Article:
Deciding How To Best Use Compost
Whether you buy or make your own compost, it is a very valuable landscape tool. It is inexpensive, easy to use, and does wonderful things for all plants. Consequently, the major problem with compost is that we never have enough of the stuff. We can buy it from the garden center or we can make it ourselves. To simply spread a thin 1/2 inch layer as a topdressing over an average lawn of 5000 square feet requires something over 150 bushels of compost. It would take four bins 4x4x4 in volume filled to the top with 320 bushels of organic materials to produce that 150 bushels of finished compost; if we had nothing better to do with our time. Most of us will never even want to be able to produce that much compost in a season even if we reduce our yard waste destined for municipal trash collection to close to zero. Furthermore, buying that kind of volume is just unreasonable for most yardener’s budgets.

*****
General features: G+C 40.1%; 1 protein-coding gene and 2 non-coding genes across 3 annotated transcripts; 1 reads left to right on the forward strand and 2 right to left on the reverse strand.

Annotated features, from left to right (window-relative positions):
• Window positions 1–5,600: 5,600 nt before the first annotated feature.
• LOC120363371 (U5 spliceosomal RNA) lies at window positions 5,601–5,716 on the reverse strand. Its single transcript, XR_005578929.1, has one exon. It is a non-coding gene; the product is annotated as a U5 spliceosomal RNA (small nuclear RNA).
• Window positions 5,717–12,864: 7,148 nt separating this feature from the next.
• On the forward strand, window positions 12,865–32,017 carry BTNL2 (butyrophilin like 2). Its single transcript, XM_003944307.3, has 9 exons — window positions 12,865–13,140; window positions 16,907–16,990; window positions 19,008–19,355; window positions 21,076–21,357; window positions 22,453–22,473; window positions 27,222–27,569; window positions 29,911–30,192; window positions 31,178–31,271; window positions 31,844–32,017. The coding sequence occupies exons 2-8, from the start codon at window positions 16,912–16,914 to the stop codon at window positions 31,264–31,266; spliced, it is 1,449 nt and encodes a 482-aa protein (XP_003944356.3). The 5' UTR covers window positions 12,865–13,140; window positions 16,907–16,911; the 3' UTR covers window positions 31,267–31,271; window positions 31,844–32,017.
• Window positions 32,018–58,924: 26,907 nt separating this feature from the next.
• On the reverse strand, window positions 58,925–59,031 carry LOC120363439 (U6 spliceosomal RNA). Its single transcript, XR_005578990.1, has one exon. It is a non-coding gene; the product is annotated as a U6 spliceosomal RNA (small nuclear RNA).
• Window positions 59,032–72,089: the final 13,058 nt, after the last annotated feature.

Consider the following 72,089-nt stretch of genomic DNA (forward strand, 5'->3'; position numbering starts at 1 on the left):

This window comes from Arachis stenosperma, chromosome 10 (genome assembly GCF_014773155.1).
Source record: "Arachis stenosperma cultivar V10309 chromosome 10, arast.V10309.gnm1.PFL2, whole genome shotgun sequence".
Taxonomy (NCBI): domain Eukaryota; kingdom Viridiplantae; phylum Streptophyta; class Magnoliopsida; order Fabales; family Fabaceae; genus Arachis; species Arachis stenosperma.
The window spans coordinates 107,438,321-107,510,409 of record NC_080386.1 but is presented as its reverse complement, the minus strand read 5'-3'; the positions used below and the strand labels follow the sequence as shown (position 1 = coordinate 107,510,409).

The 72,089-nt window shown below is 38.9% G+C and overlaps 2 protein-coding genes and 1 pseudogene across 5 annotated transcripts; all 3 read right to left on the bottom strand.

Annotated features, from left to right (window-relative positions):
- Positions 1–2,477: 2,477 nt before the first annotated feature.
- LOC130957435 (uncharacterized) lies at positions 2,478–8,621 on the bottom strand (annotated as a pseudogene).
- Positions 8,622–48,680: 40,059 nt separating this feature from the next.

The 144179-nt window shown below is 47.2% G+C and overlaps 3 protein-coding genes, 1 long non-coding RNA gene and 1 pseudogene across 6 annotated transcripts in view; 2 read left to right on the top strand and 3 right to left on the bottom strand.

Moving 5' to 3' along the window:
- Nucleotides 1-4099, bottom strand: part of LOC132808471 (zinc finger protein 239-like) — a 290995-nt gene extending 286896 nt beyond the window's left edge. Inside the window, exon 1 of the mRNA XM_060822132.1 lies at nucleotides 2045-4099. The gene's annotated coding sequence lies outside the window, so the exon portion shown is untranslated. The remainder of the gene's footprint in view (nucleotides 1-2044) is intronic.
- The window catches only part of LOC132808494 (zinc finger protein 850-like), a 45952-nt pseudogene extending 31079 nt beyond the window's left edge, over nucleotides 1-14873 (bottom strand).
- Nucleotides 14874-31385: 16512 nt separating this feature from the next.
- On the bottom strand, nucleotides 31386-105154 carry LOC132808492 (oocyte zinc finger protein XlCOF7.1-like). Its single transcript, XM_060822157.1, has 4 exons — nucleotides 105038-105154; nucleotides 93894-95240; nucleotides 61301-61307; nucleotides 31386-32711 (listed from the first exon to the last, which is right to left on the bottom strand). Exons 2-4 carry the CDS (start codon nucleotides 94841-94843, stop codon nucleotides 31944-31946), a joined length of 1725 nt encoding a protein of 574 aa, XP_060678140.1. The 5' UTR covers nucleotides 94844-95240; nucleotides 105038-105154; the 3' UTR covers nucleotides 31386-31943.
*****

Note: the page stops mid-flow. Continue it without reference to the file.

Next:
At the same time we suggest that compost should go on your list as a tool to consider over time for certain situations in the home landscape. Deciding how to best use compost is in part a decision based on how much you have available to use or how much you are willing to buy. If there a just a few bushels then you want to make sure you get the best impact from that limited amount. For those who are lucky enough to have lots and lots of compost, prioritizing its use is not so necessary.
Compost builds soil, transforming poor or average soil into good soil. So the first priority for the limited supply of compost is likely to be an area where the soil quality needs the most attention. Is it the flower bed in the front of the house that everyone can see? Is it the vegetable garden because the size and quality of the harvest is most important? Is it the prized tree or shrub that cost $200 or that has special sentimental value? The first step is to decide where you want the soil to be superior. That is where you will use your compost.